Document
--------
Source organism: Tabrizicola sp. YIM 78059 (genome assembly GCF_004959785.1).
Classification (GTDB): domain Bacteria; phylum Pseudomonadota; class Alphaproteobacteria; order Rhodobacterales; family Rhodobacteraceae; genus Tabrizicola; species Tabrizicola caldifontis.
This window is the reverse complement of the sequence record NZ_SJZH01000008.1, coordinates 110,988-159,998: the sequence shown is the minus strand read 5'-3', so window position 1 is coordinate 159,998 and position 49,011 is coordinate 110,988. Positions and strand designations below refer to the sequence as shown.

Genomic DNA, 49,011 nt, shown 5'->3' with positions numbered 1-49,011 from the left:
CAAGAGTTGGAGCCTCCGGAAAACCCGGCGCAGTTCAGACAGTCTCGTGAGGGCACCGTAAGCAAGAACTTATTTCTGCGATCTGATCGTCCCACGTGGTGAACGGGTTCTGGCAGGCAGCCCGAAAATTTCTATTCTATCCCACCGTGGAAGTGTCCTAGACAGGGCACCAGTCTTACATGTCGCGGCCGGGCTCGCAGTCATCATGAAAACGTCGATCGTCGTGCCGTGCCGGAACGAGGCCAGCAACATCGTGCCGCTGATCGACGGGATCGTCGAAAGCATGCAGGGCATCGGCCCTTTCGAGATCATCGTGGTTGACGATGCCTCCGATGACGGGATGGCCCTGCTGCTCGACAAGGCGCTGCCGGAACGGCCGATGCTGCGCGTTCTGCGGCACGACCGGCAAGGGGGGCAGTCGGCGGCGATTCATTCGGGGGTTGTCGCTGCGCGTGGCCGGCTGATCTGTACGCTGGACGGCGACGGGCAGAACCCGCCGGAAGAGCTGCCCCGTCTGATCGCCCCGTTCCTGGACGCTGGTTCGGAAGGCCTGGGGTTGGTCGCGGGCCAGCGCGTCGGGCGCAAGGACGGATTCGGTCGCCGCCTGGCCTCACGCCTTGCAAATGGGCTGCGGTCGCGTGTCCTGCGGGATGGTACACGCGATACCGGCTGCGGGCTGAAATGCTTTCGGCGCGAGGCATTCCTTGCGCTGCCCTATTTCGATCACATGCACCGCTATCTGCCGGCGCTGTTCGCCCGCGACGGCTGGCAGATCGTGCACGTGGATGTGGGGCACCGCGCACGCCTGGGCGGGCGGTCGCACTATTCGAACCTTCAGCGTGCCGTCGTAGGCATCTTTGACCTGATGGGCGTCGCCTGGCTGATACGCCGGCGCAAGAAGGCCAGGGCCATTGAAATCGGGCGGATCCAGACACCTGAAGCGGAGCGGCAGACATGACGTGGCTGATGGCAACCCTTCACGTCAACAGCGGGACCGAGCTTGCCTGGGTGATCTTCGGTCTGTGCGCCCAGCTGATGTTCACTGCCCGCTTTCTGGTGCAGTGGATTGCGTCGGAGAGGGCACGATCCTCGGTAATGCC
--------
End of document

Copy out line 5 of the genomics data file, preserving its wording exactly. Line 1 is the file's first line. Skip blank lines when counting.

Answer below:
CAAGAGTTGGAGCCTCCGGAAAACCCGGCGCAGTTCAGACAGTCTCGTGAGGGCACCGTAAGCAAGAACTTATTTCTGCGATCTGATCGTCCCACGTGGTGAACGGGTTCTGGCAGGCAGCCCGAAAATTTCTATTCTATCCCACCGTGGAAGTGTCCTAGACAGGGCACCAGTCTTACATGTCGCGGCCGGGCTCGCAGTCATCATGAAAACGTCGATCGTCGTGCCGTGCCGGAACGAGGCCAGCAACATCGTGCCGCTGATCGACGGGATCGTCGAAAGCATGCAGGGCATCGGCCCTTTCGAGATCATCGTGGTTGACGATGCCTCCGATGACGGGATGGCCCTGCTGCTCGACAAGGCGCTGCCGGAACGGCCGATGCTGCGCGTTCTGCGGCACGACCGGCAAGGGGGGCAGTCGGCGGCGATTCATTCGGGGGTTGTCGCTGCGCGTGGCCGGCTGATCTGTACGCTGGACGGCGACGGGCAGAACCCGCCGGAAGAGCTGCCCCGTCTGATCGCCCCGTTCCTGGACGCTGGTTCGGAAGGCCTGGGGTTGGTCGCGGGCCAGCGCGTCGGGCGCAAGGACGGATTCGGTCGCCGCCTGGCCTCACGCCTTGCAAATGGGCTGCGGTCGCGTGTCCTGCGGGATGGTACACGCGATACCGGCTGCGGGCTGAAATGCTTTCGGCGCGAGGCATTCCTTGCGCTGCCCTATTTCGATCACATGCACCGCTATCTGCCGGCGCTGTTCGCCCGCGACGGCTGGCAGATCGTGCACGTGGATGTGGGGCACCGCGCACGCCTGGGCGGGCGGTCGCACTATTCGAACCTTCAGCGTGCCGTCGTAGGCATCTTTGACCTGATGGGCGTCGCCTGGCTGATACGCCGGCGCAAGAAGGCCAGGGCCATTGAAATCGGGCGGATCCAGACACCTGAAGCGGAGCGGCAGACATGACGTGGCTGATGGCAACCCTTCACGTCAACAGCGGGACCGAGCTTGCCTGGGTGATCTTCGGTCTGTGCGCCCAGCTGATGTTCACTGCCCGCTTTCTGGTGCAGTGGATTGCGTCGGAGAGGGCACGATCCTCGGTAATGCC